Workplaces can be a key setting to prevent violence against women but prevention programs are often thwarted by some leaders who don’t see it as a workplace issue, our research shows.
Our report focused on 15 workplaces and organisations from the corporate, community sports and recreation, local councils and education settings as well as male-dominated industries, and sought to find out how they are addressing gender inequality.
International research shows that greater inequalities between men and women increase the risk of violence against women. Workplaces can contribute both directly and indirectly to improving gender equity in our community and to building cultures based on respect. It is partly through workplace recruiting, hiring, and pay practices, that Australia still has a gender pay gap of 17.9%.
Sexual harassment, despite being unlawful, is also still a major issue for workplaces. The Australian Human Rights Commission reports that around one in three Australian women experience sexual harassment in their lifetime. Yet, only one in five women will make a formal report, and for those who do, one-third of women have reported being relocated, demoted, ostracised or labelled as a ‘troublemaker’.
Domestic violence affects workplaces too. The Australian Government estimates the economic costs to the business and corporate sector totalling to about $1.5 billion a year. The direct costs to employers in terms of staff absenteeism, lost productivity, replacement staff costs and misused workplace resources is estimated at $465 million.
There are some workplace programs that are playing a direct role in reducing the risk of violence against women for their employees but these aren’t widespread. The biggest barriers to the take-up of these programs are informal cultures of sexism and discrimination in organisations. Some leaders who don’t see why violence against women is a workplace issue. Another problem is allocating the staff time and resources needed to implement prevention activities.
Workplace initiatives need to go beyond ‘messaging’ and statements endorsing equity and respect, it requires action. This means individual staff and managers are trained to recognise the signs an employee might be experiencing violence, respond appropriately and either refer employees to appropriate support services.
Examples such as the CEO Challenge Australia and the White Ribbon Workplace Accreditation Program are working with employers to raise awareness through staff training, as well as practical policy changes like domestic violence leave. By implementing training and policies to respond to violence, some Australian workplaces have already seen impacts for staff experiencing domestic violence.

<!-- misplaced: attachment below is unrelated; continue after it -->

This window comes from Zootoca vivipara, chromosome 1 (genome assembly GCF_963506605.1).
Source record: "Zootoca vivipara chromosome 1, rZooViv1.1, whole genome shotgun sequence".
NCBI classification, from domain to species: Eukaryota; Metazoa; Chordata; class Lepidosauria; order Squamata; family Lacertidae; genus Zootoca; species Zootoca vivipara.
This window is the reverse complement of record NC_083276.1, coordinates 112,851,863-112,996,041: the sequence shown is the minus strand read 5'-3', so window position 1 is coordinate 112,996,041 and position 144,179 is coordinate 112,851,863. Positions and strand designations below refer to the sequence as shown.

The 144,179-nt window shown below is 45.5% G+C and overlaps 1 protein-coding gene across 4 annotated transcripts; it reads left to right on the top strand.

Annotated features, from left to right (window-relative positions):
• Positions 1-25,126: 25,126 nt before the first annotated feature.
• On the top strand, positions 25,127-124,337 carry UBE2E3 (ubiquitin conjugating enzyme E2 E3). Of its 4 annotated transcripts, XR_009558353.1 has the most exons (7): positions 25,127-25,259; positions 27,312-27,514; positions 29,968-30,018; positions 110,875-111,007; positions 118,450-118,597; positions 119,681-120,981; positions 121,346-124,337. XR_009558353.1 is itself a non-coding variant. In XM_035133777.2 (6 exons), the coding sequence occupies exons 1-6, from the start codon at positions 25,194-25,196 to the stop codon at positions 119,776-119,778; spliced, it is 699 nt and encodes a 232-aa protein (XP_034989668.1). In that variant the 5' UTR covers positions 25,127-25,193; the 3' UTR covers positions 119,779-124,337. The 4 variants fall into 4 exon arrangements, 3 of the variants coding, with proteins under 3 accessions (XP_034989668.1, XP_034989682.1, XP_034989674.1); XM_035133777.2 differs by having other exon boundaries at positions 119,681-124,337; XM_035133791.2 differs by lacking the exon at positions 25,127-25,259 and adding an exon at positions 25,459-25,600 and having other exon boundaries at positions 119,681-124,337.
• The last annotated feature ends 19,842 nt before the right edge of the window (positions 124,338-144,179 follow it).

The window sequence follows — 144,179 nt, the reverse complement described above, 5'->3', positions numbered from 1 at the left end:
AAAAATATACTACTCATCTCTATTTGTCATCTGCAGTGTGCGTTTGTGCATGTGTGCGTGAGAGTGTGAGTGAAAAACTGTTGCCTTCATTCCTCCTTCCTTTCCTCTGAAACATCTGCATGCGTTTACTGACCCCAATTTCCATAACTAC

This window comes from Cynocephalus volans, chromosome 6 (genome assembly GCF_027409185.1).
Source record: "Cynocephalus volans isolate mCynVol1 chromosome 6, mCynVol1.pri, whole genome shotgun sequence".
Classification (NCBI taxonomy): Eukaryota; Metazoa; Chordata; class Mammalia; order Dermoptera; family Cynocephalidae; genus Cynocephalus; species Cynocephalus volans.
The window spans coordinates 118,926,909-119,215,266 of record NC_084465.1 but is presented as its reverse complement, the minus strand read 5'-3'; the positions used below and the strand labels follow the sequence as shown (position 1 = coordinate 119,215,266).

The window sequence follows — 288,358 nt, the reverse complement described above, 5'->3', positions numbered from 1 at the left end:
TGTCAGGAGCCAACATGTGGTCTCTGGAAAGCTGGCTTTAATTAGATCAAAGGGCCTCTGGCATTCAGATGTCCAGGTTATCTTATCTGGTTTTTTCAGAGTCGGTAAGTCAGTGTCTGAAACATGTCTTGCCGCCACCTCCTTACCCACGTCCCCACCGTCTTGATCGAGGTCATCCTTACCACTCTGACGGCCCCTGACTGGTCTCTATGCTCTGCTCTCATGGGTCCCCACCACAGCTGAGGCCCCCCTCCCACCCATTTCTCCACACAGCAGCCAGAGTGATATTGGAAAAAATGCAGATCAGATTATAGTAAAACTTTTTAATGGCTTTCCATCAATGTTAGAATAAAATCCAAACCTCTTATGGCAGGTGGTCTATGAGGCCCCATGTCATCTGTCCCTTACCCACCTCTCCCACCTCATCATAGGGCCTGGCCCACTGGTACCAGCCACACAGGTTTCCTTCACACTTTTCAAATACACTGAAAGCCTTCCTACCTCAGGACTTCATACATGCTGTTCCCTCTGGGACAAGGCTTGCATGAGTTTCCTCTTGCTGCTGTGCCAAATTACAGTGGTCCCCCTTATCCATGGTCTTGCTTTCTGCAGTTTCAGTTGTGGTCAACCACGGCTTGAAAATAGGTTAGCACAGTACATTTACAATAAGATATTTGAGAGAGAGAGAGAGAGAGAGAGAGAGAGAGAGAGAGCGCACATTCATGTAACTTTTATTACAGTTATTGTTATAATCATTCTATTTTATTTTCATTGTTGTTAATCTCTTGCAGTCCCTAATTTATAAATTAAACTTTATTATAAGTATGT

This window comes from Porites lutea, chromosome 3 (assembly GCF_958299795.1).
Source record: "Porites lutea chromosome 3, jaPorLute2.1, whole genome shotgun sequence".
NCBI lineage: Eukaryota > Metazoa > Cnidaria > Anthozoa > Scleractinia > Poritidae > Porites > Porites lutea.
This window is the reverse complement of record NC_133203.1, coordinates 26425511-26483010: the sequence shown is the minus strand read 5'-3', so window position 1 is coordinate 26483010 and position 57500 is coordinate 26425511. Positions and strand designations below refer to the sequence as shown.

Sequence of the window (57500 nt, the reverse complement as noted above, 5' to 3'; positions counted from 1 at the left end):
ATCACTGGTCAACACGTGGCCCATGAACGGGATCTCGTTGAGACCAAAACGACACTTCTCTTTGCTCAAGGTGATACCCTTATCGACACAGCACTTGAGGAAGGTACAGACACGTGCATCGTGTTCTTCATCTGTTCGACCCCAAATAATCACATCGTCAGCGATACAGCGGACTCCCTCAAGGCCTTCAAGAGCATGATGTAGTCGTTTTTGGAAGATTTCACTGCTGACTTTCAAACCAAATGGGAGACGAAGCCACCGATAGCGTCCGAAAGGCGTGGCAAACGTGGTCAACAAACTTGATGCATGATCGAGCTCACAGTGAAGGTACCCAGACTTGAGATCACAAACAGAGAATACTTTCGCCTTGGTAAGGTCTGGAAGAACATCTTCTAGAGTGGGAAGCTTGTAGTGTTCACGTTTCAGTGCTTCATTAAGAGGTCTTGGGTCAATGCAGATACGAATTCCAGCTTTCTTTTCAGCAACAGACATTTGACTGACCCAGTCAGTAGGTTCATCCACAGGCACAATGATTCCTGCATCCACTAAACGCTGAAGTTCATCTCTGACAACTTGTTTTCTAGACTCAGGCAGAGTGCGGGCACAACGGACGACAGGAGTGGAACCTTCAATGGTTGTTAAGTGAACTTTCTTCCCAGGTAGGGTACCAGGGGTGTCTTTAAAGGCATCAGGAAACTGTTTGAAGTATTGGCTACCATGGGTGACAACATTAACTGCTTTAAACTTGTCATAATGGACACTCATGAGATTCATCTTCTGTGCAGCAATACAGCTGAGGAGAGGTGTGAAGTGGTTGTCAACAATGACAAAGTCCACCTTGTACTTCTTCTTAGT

But if organisations really want to make a difference, programs need to move beyond responding to violence and provide sustained programs that address gender equality and are tailored to the specific workplace conditions.
Commitment from senior management is a crucial factor in program success. Programs such as the Gender Equality Project developed by the Centre for Ethical Leadership work intensively with executive level staff to raise awareness of unconscious gender bias and identify and transform structural barriers that prevent women from achieving leadership positions in an organisation.
Organisational ‘champions’ are also pivotal in driving change, and male leaders can play a key role here as we are seeing with the Male Champions of Change campaign.
However programs that are successful don’t just focus on the leaders but take a ‘whole-of-organisation’ approach. An example is Act@Work developed by Women’s Health Grampians which uses multiple strategies to drive change at different levels (executive management, middle management and entry level staff) and for different outcomes (formal policy and practices, staff knowledge and attitudes and informal cultures and behaviours). Other features of this program include involving staff in identifying areas for change and designing specific activities to address these.
Another key feature of successful programs is that they are tailored to the workplace itself. Violence prevention programs need to be able to adapt not only to the diversity of workplaces (e.g. government, nongovernmental, industry and corporate contexts and small, medium and big business), but also the diverse nature of workplaces (e.g. manual, office or professional environments and range of employees within a workplace, multiple work sites or locations).
For example, to ensure prevention activities are implemented consistently and sustained over time, organisations such as Darebin City Council and Maribyrnong City Council in Melbourne have appointed a dedicated position to oversee the work.
The prevention of violence against women can also complement other corporate values and strategic plans that promote equity and respect across race, sexuality and ability. Success can be measured by conducting a gender audit of pay and equity measures, as well as surveying staff to monitor changes in the culture of workplaces and to plan prevention activities.
Promoting gender equity and respect is a key action we can take to prevent violence against women. Workplaces have a lot to offer and the benefits will extend beyond individual organisations and into our community more widely.